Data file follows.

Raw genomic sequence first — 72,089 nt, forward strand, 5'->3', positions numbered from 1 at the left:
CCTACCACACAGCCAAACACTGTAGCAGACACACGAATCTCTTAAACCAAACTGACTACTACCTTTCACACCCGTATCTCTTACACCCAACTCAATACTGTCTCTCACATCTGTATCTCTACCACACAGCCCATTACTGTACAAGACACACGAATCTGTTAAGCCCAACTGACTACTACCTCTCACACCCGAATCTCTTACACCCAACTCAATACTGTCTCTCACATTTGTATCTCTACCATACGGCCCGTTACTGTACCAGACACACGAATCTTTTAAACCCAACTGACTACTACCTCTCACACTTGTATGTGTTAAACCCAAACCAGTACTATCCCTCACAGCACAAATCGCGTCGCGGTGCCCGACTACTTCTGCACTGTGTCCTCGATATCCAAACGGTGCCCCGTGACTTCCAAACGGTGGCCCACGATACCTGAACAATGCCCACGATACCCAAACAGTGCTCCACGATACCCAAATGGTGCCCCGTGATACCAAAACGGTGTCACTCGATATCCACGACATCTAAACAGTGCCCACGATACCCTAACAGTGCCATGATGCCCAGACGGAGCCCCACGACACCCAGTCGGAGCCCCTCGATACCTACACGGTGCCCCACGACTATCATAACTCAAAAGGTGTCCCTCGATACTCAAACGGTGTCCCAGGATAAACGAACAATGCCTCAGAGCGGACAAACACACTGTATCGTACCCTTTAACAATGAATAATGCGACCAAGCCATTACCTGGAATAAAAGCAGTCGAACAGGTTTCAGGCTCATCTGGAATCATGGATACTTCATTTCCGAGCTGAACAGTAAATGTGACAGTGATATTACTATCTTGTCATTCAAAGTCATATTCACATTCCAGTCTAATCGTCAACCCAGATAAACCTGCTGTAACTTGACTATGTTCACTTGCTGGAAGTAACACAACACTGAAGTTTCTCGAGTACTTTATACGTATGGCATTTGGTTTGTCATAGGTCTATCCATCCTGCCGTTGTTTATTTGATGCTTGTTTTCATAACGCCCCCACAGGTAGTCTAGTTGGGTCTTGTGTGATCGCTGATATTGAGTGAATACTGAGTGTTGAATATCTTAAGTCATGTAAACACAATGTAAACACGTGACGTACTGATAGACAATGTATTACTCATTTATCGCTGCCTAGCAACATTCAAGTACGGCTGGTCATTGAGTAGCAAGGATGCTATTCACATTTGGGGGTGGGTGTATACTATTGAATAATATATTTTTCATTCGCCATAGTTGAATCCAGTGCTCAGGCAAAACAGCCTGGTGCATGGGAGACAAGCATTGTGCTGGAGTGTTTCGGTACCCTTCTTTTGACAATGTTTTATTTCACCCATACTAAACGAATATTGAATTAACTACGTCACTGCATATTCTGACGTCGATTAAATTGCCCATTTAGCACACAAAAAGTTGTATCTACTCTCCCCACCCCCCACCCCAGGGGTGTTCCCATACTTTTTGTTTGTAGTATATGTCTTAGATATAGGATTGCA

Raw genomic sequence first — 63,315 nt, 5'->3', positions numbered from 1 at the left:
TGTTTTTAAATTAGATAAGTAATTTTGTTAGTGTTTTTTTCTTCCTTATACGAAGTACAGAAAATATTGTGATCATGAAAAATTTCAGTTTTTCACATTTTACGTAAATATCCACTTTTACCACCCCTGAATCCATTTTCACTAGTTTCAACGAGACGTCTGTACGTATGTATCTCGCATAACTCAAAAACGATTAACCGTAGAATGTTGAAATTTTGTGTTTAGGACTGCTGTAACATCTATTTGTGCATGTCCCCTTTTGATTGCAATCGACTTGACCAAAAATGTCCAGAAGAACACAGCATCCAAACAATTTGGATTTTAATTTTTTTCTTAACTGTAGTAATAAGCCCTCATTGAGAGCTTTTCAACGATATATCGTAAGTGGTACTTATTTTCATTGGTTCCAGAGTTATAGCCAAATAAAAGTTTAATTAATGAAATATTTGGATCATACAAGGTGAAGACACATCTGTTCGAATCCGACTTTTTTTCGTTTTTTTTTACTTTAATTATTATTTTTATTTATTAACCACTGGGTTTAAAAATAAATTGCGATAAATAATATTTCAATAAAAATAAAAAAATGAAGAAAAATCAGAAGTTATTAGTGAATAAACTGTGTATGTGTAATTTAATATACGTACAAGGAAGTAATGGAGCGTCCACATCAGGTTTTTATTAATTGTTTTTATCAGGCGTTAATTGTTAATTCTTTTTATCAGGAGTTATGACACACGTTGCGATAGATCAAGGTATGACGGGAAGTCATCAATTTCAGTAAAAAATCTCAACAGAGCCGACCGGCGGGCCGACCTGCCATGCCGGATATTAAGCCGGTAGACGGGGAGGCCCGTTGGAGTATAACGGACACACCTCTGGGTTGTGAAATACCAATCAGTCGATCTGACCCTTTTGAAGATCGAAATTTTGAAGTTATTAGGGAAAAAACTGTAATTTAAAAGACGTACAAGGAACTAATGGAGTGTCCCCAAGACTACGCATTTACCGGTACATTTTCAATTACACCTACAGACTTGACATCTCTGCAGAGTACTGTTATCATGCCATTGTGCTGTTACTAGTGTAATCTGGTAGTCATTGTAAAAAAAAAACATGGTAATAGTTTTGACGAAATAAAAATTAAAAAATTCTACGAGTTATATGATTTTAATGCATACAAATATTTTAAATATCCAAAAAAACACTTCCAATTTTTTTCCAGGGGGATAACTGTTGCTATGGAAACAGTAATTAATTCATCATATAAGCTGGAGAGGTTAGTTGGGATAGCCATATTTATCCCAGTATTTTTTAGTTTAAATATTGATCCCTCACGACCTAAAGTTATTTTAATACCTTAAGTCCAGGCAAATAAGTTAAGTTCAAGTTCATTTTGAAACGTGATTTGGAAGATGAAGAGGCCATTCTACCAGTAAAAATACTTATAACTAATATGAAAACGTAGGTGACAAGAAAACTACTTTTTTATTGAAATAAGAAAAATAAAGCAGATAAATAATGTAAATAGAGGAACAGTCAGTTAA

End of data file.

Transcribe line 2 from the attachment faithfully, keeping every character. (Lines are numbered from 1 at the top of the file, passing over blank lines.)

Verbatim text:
CCTACCACACAGCCAAACACTGTAGCAGACACACGAATCTCTTAAACCAAACTGACTACTACCTTTCACACCCGTATCTCTTACACCCAACTCAATACTGTCTCTCACATCTGTATCTCTACCACACAGCCCATTACTGTACAAGACACACGAATCTGTTAAGCCCAACTGACTACTACCTCTCACACCCGAATCTCTTACACCCAACTCAATACTGTCTCTCACATTTGTATCTCTACCATACGGCCCGTTACTGTACCAGACACACGAATCTTTTAAACCCAACTGACTACTACCTCTCACACTTGTATGTGTTAAACCCAAACCAGTACTATCCCTCACAGCACAAATCGCGTCGCGGTGCCCGACTACTTCTGCACTGTGTCCTCGATATCCAAACGGTGCCCCGTGACTTCCAAACGGTGGCCCACGATACCTGAACAATGCCCACGATACCCAAACAGTGCTCCACGATACCCAAATGGTGCCCCGTGATACCAAAACGGTGTCACTCGATATCCACGACATCTAAACAGTGCCCACGATACCCTAACAGTGCCATGATGCCCAGACGGAGCCCCACGACACCCAGTCGGAGCCCCTCGATACCTACACGGTGCCCCACGACTATCATAACTCAAAAGGTGTCCCTCGATACTCAAACGGTGTCCCAGGATAAACGAACAATGCCTCAGAGCGGACAAACACACTGTATCGTACCCTTTAACAATGAATAATGCGACCAAGCCATTACCTGGAATAAAAGCAGTCGAACAGGTTTCAGGCTCATCTGGAATCATGGATACTTCATTTCCGAGCTGAACAGTAAATGTGACAGTGATATTACTATCTTGTCATTCAAAGTCATATTCACATTCCAGTCTAATCGTCAACCCAGATAAACCTGCTGTAACTTGACTATGTTCACTTGCTGGAAGTAACACAACACTGAAGTTTCTCGAGTACTTTATACGTATGGCATTTGGTTTGTCATAGGTCTATCCATCCTGCCGTTGTTTATTTGATGCTTGTTTTCATAACGCCCCCACAGGTAGTCTAGTTGGGTCTTGTGTGATCGCTGATATTGAGTGAATACTGAGTGTTGAATATCTTAAGTCATGTAAACACAATGTAAACACGTGACGTACTGATAGACAATGTATTACTCATTTATCGCTGCCTAGCAACATTCAAGTACGGCTGGTCATTGAGTAGCAAGGATGCTATTCACATTTGGGGGTGGGTGTATACTATTGAATAATATATTTTTCATTCGCCATAGTTGAATCCAGTGCTCAGGCAAAACAGCCTGGTGCATGGGAGACAAGCATTGTGCTGGAGTGTTTCGGTACCCTTCTTTTGACAATGTTTTATTTCACCCATACTAAACGAATATTGAATTAACTACGTCACTGCATATTCTGACGTCGATTAAATTGCCCATTTAGCACACAAAAAGTTGTATCTACTCTCCCCACCCCCCACCCCAGGGGTGTTCCCATACTTTTTGTTTGTAGTATATGTCTTAGATATAGGATTGCA